It was Secretary Bell who ordered the most comprehensive study of public education ever undertaken in American history to prevent Reagan from indiscriminately cutting federal funding for public education. The study that Bell ordered produced the important and controversial Nation at Risk report, which may be ultimately connected to increased enrollment in advanced courses and academically talented programs, to the state standards movements of the 1990's, and increased rigor in schools. Education historian Diane Ravitch calls the Nation at Risk report the most important school report in our nation's history. Because of the significance of this report and what it ultimately would lead to, one could easily make the argument that Terrell Bell was one of, if not the most influential and effective Secretaries of Education our nation has ever produced.

Why is Terrell Bell and his role in US education policy important today? Bell is significant because he is the exception to the rule: seven of the eight other Secretaries of Education, like Tom Luna, had no experience in the industry of education and most were appointed by various Presidents as political favors to whatever powers got them into office; they were politicians. Many lament the state of American education and feel that we need reform or even overhaul, but could poor education policy have any connection to the fact that the highest education office in the land is almost never staffed by an industry expert?

If the highest education post of the state is occupied by someone who does not understand the industry, should we not expect this person to institute reforms not supported by research or actual stakeholders or reforms mainly motivated by a particular political ideology? Worse yet, could we not expect reforms that may even enrich politically connected interests at the expense of students and communities? When our highest education post is occupied by someone who has only a superficial knowledge of education, it is only logical to expect ineffective education policy and to expect that this person will be an easy dupe for the shiny gadgets and slick presentations produced by the for-profit educational-industrial complex.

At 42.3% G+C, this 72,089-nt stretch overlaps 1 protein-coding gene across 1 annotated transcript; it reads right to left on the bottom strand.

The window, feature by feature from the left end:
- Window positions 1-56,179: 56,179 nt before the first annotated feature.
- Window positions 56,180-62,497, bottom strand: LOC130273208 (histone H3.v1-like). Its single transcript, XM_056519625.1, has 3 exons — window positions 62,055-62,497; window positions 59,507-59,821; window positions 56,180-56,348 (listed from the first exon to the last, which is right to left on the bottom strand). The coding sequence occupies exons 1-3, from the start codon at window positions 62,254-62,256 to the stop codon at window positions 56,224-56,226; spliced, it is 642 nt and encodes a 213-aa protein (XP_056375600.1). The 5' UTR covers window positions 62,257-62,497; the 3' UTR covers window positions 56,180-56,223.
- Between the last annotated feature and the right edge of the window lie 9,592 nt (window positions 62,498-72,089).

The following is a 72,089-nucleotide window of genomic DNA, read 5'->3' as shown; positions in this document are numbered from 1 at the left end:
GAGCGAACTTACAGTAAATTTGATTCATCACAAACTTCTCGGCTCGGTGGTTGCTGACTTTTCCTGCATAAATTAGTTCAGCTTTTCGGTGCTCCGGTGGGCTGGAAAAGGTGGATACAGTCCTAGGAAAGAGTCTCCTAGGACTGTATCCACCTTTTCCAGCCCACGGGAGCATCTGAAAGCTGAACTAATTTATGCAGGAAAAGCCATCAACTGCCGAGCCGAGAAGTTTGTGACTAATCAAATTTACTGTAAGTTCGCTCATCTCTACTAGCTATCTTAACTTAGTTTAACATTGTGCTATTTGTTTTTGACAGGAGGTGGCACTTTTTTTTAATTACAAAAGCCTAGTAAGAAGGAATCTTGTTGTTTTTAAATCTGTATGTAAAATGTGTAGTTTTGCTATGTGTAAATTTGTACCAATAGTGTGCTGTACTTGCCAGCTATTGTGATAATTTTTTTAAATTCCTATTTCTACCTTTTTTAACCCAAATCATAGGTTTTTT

By the way, does this type of education reform sound familiar?

I believe that one of our nation's most basic problems is that we say we value expertise and those who work their way up through the ranks of an organization, but in practice often we really don't. I remember reading in 2004 about Southwest Airlines' promotion of Gary Kelly as CEO to replace resigning CEO James Parker. The article stated that Southwest's corporate culture was unusual in that Kelly had worked with the company since 1986 and outgoing CEO Parker had been with the company since 1979. As I read the article, I remember thinking that the problem with corporate culture in America was that promoting employees who had been with the company for decades from within is the exception, not the rule. I don't believe that it is coincidental that Southwest is one of the most successful and profitable US airlines and their leadership is made up of people who have been with the company for decades just as I don't believe it is coincidental that the nation's most important Secretary of Education was the one Secretary that happened to have spent decades in the industry of education.

If we place people with only superficial knowledge of education in our state's and nation's highest education posts, we should logically expect little meaningful reform. The moral of the story of Tom Luna vs Terell Bell is that if we want true reform in education, we should place people who truly understand education in important education posts. It's too bad Mr. Romney doesn't seem to value real expertise.


Clayton Trehal

Why the Ferguson report on school funding matters

posted May 20, 2012, 6:09 AM by Clayton Trehal   [ updated May 20, 2012, 7:34 PM ]

If you haven't yet read Mike Ferguson's report on school funding and thought about its implications, you should. On May 17, I was part of a forum about Idaho education policy held after the screening of the film American Teacher at the Northern Lights Theater in Nampa. One of the centerpieces of this discussion was the recent report on school funding by retired State Chief Economist, Mike Ferguson. This report, published in April, has received some press coverage but has important implications that all Idaho citizens and taxpayers should seriously consider. There are three main reasons why the Ferguson report should alarm taxpayers.